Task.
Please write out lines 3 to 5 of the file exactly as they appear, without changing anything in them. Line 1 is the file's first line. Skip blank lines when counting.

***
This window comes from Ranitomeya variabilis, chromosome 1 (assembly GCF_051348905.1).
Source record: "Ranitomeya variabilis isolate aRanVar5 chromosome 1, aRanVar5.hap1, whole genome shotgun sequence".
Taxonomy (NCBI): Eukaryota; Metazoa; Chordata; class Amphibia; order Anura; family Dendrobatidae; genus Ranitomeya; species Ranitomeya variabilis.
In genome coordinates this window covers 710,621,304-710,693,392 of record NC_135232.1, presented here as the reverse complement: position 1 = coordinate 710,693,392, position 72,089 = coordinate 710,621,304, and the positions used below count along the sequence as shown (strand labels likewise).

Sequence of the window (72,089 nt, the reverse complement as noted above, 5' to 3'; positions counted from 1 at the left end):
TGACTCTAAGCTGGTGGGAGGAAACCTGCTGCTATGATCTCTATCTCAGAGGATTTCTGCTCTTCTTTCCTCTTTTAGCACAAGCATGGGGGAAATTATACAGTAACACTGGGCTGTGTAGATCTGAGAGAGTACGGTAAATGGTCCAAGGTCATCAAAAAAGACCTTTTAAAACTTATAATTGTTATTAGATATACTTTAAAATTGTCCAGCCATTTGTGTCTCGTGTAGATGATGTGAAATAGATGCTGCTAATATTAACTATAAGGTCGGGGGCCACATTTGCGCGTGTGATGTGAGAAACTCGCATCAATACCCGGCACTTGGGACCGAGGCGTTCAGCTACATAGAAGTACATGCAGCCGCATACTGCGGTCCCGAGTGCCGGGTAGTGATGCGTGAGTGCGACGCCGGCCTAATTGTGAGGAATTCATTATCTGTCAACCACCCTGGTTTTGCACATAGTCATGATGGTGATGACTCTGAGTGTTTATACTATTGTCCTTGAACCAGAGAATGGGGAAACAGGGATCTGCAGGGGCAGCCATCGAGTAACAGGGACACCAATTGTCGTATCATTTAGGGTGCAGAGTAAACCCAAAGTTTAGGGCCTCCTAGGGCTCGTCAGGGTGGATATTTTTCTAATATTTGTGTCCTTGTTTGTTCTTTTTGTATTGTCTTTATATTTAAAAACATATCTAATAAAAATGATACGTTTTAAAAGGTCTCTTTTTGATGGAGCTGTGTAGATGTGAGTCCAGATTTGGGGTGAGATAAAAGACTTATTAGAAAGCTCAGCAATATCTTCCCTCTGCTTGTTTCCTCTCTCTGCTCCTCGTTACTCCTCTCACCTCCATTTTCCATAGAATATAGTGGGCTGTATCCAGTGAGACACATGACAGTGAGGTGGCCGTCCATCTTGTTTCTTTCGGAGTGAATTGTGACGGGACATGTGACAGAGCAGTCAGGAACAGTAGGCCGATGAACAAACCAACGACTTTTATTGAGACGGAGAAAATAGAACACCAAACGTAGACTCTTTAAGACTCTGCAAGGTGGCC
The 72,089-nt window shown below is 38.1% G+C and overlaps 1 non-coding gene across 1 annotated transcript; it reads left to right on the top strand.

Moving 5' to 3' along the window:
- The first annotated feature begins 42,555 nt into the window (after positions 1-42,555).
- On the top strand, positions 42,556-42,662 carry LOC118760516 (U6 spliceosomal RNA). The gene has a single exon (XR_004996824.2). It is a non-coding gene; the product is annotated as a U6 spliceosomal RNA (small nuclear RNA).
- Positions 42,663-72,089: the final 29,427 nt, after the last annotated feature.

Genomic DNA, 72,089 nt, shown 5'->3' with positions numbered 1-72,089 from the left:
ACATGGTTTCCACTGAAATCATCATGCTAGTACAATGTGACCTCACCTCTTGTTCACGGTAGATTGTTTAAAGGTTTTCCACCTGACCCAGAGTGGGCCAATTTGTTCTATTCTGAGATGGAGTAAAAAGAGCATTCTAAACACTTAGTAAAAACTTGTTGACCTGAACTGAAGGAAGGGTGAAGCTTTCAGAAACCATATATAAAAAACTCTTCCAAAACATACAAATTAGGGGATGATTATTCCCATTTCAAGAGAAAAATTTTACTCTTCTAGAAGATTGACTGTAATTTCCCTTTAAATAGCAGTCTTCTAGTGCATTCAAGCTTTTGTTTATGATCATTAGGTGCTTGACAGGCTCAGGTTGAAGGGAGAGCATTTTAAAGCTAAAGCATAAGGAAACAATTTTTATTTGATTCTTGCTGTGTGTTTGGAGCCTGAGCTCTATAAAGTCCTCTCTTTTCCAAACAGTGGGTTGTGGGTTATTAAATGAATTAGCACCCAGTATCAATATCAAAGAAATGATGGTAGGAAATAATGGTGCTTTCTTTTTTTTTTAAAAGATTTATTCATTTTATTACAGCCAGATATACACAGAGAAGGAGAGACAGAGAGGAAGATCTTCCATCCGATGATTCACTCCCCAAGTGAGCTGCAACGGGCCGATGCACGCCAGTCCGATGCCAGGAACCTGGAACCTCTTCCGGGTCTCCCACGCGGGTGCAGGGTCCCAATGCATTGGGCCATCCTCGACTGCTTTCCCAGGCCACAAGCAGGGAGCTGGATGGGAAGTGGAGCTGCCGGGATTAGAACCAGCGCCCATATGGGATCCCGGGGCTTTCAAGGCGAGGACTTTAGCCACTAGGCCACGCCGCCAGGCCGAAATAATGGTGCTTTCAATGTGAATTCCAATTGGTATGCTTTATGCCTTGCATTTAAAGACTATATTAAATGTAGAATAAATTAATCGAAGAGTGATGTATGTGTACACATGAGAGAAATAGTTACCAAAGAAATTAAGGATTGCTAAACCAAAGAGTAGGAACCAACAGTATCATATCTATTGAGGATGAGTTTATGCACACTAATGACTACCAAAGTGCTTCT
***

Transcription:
Taxonomy (NCBI): Eukaryota; Metazoa; Chordata; class Amphibia; order Anura; family Dendrobatidae; genus Ranitomeya; species Ranitomeya variabilis.
In genome coordinates this window covers 710,621,304-710,693,392 of record NC_135232.1, presented here as the reverse complement: position 1 = coordinate 710,693,392, position 72,089 = coordinate 710,621,304, and the positions used below count along the sequence as shown (strand labels likewise).

Sequence of the window (72,089 nt, the reverse complement as noted above, 5' to 3'; positions counted from 1 at the left end):